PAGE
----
Title: The Last Colony
Author: John Scalzi
First Published: 2006
John Perry and Jane Sagan, protagonists of the first two novels of the series, have settled into their latest lives on a peaceful colony with their adopted daughter Zoe. When asked to administer a new colony, they reluctantly accept and find themselves in the middle of a battle between an alliance of mostly-hostile aliens and their own duplicitous government.
The novel presents a messier and more complex universe than Scalzi’s earlier works. Alliances and motivations are not always what they seem, and even when the motives are noble, the methods often prove highly suspect.
The trilogy makes for a great SF summer read, and I recommend it for that reason. It has a page-turning SF plot and some reflections applicable to real-world politics.
The novel features an excellent opening—- after several pages of background that would have been better presented gradually and in a less heavy-handed manner. If you’ve read the previous novels, start with “The story of how I left Huckleberry begins—- as do all worthy stories—- with a goat.” The conclusion also suffers from an excess of explanation.
I am left wondering how many of these passages the publishers demanded.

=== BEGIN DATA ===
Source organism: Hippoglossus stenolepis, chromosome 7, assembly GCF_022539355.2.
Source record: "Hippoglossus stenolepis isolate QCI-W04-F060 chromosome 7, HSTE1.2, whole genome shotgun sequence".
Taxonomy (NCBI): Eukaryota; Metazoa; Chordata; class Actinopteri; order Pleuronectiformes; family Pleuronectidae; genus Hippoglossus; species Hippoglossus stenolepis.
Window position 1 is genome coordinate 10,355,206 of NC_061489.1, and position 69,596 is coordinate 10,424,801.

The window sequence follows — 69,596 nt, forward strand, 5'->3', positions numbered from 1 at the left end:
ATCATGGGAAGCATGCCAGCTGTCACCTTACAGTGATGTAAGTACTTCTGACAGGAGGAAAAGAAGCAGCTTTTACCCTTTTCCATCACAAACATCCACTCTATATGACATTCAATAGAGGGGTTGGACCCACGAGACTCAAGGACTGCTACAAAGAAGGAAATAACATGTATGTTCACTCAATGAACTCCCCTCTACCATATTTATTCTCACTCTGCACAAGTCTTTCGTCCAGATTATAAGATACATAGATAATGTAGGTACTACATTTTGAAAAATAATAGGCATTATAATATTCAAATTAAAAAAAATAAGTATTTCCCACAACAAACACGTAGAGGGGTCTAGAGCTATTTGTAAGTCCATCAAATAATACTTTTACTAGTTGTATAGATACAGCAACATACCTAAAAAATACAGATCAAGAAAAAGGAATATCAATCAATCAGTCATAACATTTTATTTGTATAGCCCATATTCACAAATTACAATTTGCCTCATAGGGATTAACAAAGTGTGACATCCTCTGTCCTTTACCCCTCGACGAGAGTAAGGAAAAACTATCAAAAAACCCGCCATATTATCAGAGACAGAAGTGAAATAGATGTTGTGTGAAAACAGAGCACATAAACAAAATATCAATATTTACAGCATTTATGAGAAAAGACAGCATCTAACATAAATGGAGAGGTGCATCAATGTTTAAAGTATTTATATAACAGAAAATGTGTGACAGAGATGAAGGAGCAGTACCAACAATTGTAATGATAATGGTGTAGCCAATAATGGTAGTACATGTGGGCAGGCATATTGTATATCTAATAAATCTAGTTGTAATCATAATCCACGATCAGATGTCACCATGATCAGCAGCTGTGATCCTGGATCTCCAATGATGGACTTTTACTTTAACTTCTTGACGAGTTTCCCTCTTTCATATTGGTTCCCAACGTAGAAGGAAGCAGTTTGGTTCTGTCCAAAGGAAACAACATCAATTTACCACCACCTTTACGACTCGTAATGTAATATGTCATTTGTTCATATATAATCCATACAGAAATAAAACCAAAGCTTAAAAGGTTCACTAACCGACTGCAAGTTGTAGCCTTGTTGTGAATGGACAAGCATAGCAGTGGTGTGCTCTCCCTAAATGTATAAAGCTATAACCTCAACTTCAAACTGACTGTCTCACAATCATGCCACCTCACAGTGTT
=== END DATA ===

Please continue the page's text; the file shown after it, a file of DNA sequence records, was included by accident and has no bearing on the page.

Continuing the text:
Originality: 4/6. Scalzi works with many established tropes of SF. To his credit, these have been handled with increasing depth as the trilogy has progressed.
Imagery: 4/6. Scalzi has a number of strong concepts for aliens and future technology, and I continue to wish he would provide a little greater sense of how these look.
Story: 5/6. We have an accessible story (many non-SF readers would enjoy the trilogy) which nevertheless continues the trend of complicating the alien shoot’em-up universe we thought we encountered in Old Man’s War.
Characterization: 4/6 Characterization is fine, but the humans still lack real diversity in their speech and personality. I keep feeling as though humanity seems too unaffected by fundamental changes to our situation. This is an important point, give that the novel’s thematic concerns include thoughts on what it means to be human.
Emotional Response: 5/6.
Editing: 5/6 Scalzi’s writing is often very good, but he makes heavy use of expository dialogue and direct exposition in places.
Overall score: 5/6.
In total, The Last Colony receives 32/42.
Although this novel concludes the trilogy proper, more will be revealed in Zoe’s Tale, due out this coming August.